National Prescription Drug Take-Back Day Set For Oct. 22

18 October 2016, 6:37 am EDT By Livia Rusu Tech Times
The National Prescription Drug Take-Back Day will mark its 12th edition on Oct. 22. The purpose of the event is to assure the safe disposal of unused or unwanted medicine in order to reduce the misuse and abuse of prescription drugs.  ( John Moore | Getty Images )

Community and the law enforcement representatives will host the 12th edition of the National Prescription Drug Take-Back Day on Oct. 22.

The event, which will run from 10 a.m. to 2 p.m. local time, aims to gather unwanted medicine, and not the additional accessories, including needles, sharps, asthma inhalers or illicit drugs.

The event's first edition was held in 2010, and since then, 6.3 million pounds of expired or unused medications have been collected for proper disposal. The previous event, which took place in May, made 5,400 sites available across the country. The service is free and anonymous for all consumers and medicine owners, and there is a strict no-question-asked policy that accompanies the campaign.

The Drug Enforcement Administration's "Take-Back" program is held under the umbrella of a series of strategies regulated by the Secure and Responsible Drug Disposal Act of 2010.

The act aims to reduce prescription abuse and diversion across the United States, along with educating health providers, patients and young people. Medicine prescription is monitored in all 50 U.S. states, and the event represents one of the ways of making the strategies more popular among the people.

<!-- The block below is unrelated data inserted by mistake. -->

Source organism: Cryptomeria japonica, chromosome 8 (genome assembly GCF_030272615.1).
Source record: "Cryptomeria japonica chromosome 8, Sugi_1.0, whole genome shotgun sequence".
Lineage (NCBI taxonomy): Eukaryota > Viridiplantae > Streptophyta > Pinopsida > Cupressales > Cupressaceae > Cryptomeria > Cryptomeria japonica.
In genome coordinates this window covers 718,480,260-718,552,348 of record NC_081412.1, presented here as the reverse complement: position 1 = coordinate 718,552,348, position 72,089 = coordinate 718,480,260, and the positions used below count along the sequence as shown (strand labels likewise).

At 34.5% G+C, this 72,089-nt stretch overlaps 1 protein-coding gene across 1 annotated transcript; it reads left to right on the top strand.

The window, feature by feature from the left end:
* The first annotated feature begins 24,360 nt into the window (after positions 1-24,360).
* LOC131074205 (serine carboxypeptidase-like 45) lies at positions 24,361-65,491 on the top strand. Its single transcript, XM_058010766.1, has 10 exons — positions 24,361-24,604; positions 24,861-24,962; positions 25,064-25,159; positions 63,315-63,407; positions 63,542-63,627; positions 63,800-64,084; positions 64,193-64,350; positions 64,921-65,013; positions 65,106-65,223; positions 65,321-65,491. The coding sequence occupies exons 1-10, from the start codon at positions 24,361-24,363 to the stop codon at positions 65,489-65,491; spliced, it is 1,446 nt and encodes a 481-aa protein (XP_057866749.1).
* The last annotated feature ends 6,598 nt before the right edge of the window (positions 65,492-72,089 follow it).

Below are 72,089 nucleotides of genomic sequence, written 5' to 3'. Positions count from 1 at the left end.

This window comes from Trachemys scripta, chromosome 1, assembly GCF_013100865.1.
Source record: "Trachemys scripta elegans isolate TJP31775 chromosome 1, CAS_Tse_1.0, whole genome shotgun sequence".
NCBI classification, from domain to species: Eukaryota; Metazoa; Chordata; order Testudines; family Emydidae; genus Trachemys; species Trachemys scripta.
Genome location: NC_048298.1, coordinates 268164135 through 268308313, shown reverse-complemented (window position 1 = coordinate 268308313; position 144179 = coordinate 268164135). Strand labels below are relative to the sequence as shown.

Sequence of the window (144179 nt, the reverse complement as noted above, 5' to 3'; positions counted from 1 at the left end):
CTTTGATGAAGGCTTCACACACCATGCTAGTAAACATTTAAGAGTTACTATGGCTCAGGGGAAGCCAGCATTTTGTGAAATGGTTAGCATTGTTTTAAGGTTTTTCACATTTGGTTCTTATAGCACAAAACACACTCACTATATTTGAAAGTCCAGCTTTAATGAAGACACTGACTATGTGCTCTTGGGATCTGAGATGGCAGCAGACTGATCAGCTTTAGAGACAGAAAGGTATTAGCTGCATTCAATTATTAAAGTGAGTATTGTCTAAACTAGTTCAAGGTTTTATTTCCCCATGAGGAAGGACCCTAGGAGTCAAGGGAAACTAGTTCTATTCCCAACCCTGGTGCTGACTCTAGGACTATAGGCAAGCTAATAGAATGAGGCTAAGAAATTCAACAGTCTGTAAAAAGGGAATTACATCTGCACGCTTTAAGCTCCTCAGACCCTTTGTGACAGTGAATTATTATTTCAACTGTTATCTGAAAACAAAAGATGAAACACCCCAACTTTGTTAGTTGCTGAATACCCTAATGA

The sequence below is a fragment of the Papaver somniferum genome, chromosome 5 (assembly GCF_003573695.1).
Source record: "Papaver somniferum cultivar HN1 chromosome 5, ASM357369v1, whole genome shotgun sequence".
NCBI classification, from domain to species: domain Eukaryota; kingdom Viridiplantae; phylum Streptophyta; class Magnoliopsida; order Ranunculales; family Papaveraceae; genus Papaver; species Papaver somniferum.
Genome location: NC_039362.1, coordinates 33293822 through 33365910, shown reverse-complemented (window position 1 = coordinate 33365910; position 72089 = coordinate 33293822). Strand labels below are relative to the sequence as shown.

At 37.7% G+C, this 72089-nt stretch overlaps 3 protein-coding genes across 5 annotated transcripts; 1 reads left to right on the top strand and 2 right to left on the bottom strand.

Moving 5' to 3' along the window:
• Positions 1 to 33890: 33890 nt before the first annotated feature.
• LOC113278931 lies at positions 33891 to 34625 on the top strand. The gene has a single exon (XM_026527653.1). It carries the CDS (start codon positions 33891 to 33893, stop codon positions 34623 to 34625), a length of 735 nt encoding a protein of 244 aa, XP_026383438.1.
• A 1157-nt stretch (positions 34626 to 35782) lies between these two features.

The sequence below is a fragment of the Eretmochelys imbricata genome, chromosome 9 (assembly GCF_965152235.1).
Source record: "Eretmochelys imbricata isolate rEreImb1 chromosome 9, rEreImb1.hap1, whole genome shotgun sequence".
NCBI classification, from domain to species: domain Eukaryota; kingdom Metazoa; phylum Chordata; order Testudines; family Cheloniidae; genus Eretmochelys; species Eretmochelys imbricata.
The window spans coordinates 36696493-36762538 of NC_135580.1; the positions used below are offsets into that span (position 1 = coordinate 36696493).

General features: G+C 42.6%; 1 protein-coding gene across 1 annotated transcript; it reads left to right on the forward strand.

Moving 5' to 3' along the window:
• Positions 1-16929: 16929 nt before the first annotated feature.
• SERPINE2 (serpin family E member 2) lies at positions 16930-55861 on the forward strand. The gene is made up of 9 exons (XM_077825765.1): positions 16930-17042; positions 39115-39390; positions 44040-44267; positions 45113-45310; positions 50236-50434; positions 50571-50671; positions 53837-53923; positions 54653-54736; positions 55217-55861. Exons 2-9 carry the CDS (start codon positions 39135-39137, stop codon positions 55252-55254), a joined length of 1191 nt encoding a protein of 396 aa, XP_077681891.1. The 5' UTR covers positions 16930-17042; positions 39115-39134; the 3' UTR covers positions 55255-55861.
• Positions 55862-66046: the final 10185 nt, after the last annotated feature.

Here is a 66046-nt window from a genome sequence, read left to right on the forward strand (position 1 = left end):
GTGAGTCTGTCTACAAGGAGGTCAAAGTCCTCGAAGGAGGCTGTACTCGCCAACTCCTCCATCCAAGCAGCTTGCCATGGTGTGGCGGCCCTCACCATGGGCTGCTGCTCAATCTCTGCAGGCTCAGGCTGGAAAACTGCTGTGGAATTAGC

The context of these events is that most of the prescription abusers declared in different surveys that the source of their drugs are either friends or family. This makes cleaning out old prescription drugs an important step in combatting the misuse and abuse of the medicines, among which the opioid painkillers account for 20,808 drug overdoses in 2014. Additionally, eight out of 10 heroin users started by using prescription painkillers, and resorted to heroin when the medicines were hard to obtain or to afford.

"These results show that more Americans than ever are taking the important step of cleaning out their medicine cabinets and making homes safe from potential prescription drug abuse or theft," Chuck Rosenberg said, DEA's acting administrator.

If you cannot take part to these scheduled events, try to dispose your medicine in the following manner: mixing the medicine with dirt, coffee ground or cat litter without crushing the capsules, place the mixture in a sealed container to make sure it will not mingle with the rest of the garbage, and scratch the personal information from the bottles before disposing.

However, some drugs are best flushed down the toilet, because they could harm people and even prove lethal in the smallest of dosages.

For information about collection sites in your area, the DEA's Registration Call Center can be reached at 1-800-882-9539, or go to the DEA website to check the latest updates on the locations for the drug take-back.

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